The Workplace Relations Commission (WRC) in Ireland has ordered Dawn Meats to pay former employee Aeron James €12,566 after his dismissal was 'both substantively and procedurally unfair'.

Mr James, who is a farmer, had been working at Dawn Meats when we was given certified sick leave after sustaining an injury leading cattle into a pen at the meat plant. The commission then heard that Dawn Meats hired a private eye who spent three days carrying out 'covert surveillance' of the man at his home while he was off work in April 2020.

Dawn Meats believed 'suspicions had been aroused' when Mr James agreed to deliver it a load of hay while on sick leave. However, Mr James argued that his wife and children loaded the trailer and he drove it to the meat plant, where it was unloaded by someone else.

On returning from sick leave Mr James’s representatives at the hearing stated he was summoned to a meeting into 'allegations of breach of trust and dishonesty'.

At this point Mr James said he was shown 60 photographs taken covertly by a private investigator of him working at his farm whilst signed off work. The tasks were described by Mr James as only 'menial', whilst Dawn Meats contended that they were 'more labour-intensive than the duties associated with his job'.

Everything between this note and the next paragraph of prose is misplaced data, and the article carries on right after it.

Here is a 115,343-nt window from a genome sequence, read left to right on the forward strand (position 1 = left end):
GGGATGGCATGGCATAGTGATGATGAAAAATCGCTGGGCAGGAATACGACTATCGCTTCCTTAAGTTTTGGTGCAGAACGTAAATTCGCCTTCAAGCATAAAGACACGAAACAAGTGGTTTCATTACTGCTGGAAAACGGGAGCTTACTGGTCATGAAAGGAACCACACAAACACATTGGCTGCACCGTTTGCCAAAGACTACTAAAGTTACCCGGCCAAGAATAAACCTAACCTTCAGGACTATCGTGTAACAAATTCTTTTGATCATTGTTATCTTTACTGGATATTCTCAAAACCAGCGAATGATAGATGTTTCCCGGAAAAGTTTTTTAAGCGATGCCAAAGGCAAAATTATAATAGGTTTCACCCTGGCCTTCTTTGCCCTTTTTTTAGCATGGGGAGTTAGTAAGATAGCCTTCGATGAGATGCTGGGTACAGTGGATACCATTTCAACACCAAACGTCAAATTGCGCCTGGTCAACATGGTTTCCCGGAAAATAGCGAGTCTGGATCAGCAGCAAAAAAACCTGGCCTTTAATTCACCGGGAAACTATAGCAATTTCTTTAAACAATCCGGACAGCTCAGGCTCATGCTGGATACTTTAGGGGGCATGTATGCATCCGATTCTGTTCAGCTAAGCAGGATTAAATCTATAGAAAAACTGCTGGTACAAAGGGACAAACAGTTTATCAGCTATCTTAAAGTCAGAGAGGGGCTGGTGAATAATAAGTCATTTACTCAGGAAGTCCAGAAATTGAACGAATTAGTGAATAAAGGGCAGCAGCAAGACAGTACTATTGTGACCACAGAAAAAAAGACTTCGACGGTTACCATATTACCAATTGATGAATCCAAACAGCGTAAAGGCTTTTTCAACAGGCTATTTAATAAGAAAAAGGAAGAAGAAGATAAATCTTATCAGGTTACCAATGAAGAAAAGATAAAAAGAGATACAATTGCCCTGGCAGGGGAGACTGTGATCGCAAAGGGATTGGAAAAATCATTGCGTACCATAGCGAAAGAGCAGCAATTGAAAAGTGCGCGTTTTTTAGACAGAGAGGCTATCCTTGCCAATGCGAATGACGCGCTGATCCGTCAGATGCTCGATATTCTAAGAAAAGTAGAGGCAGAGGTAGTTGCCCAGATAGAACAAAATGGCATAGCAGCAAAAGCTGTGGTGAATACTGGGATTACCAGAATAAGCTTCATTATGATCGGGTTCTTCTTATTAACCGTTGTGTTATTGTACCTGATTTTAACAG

In his defence Mr James stated he had no employees and had no option but to carry out these tasks and tend to his animals regardless of the fact that he was certified unfit to work.

Mr James’ union representative wrote to Dawn Meats two days after the disciplinary hearing to object to the 'procedurally flawed' disciplinary process and the use of covert surveillance at the farm. Dawn Meats responded that the process had adhered to the 'principles of natural justice'.

The WRC concluded that Mr James had not been properly informed of the nature of the allegations of gross misconduct against him when he was suspended. The failure to provide advance details was in breach of Dawn Meats’ disciplinary policy, according to the WRC.

The Services, Industrial, Professional and Technical Union welcomed the decision saying: “This case clearly indicates the right that the workers have to privacy in relation to their employer and that it is essential that disciplinary investigations are conducted with the upmost respect to the principles of independence and impartiality.”